NEW YORK — Sometimes the bait is a small amount of cash in a stray wallet. Or a credit card. Even a pack of cigarettes can do the trick. Police in New York City leave the items unattended and wait to see if someone grabs them.
The New York Police Department says the practice has been a valuable tool fordeterring thefts. But a recent court ruling throwing out a larceny case against a Bronx woman cast a harsh light on a tactic critics say can sweep up innocent people.
Judge Linda Poust Lopez found that there was no proof Deirdre Myers tried to steal anything.
Myers, a 40-year-old single mother with no criminal record, has since sued the city, claiming she and her daughter were traumatized by a wrongful arrest in 2010.
Authorities began using “bait cars” about six years ago in the Bronx to combat a chronic problem with car thefts and break-ins. But the strategy used in the Myers case “was certainly the most extreme version of the operation that we’ve seen,” said her attorney, Ann Mauer.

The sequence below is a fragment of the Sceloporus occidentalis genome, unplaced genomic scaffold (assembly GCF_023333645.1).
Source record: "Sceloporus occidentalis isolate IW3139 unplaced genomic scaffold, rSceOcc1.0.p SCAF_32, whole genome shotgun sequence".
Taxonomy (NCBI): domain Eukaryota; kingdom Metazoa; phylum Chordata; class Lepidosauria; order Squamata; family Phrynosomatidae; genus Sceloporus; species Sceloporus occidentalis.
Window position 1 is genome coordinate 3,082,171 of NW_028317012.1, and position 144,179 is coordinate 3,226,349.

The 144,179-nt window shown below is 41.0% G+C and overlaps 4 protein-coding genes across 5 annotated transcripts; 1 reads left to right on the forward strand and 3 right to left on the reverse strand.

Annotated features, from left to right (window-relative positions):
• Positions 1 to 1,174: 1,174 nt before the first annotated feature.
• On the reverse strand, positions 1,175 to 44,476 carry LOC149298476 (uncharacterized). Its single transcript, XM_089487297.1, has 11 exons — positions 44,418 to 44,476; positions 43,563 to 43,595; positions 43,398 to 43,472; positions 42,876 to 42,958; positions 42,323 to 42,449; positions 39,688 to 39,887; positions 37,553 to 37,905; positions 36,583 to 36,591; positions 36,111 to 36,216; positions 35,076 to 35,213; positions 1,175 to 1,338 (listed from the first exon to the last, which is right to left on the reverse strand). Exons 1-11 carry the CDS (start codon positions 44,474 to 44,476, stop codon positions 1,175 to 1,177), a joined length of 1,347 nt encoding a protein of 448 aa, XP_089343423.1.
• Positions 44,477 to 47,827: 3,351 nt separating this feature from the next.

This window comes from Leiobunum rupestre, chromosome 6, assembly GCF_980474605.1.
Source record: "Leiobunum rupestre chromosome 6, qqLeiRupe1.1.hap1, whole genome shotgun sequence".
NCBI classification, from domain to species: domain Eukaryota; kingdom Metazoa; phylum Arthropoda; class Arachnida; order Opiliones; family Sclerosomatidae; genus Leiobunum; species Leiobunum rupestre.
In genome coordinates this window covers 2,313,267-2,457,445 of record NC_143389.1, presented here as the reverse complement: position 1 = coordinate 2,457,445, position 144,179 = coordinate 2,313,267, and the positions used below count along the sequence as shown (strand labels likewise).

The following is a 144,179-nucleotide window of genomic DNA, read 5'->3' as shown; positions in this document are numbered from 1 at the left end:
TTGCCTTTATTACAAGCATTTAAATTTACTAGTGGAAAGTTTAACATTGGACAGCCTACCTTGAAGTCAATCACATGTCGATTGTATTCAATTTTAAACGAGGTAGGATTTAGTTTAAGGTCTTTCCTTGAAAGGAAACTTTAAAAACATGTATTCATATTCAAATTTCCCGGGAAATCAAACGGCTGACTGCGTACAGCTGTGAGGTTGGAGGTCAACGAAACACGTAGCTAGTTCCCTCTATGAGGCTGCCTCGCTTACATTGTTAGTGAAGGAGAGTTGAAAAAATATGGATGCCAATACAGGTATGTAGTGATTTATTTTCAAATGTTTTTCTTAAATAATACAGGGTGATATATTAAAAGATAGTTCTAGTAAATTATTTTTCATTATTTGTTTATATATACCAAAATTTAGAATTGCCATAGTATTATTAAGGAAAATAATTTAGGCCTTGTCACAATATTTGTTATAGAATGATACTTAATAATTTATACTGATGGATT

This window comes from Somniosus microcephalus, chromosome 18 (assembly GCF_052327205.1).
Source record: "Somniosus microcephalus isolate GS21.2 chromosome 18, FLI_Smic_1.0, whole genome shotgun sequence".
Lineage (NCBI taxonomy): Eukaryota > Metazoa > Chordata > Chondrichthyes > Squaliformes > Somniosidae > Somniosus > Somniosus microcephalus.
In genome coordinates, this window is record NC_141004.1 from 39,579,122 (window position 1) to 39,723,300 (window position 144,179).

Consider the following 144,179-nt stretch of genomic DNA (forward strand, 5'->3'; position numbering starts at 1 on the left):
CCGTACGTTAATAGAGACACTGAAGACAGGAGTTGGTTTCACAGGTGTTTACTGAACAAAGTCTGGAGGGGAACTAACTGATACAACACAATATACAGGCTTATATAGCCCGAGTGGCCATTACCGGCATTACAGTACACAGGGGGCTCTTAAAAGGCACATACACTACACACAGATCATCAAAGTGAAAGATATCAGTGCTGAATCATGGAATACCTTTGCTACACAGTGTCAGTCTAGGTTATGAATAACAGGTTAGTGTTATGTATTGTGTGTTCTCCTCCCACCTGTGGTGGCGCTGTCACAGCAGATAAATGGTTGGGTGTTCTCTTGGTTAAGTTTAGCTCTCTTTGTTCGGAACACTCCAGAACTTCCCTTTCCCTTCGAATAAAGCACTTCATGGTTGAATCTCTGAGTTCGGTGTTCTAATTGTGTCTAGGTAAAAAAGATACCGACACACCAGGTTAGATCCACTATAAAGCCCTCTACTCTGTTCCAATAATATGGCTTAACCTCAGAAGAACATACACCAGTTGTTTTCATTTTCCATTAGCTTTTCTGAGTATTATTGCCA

According to court papers and to Myers’ account, she and her daughter, Kenya, were sitting on the stoop of their building when a dark car raced down the block before stopping. Another vehicle carrying plainclothes officers wasn’t far behind. When the driver got out and ran, the officers gave chase, her suit says.
Myers’ daughter, seeing that the car door was open, went over and peered inside to see personal items. The girl had called her mother over when another set of officers pulled up in a van and forced them to the ground, according to Myers’ account. The officers took them into custody, even though they never touched anything inside the car, the suit says.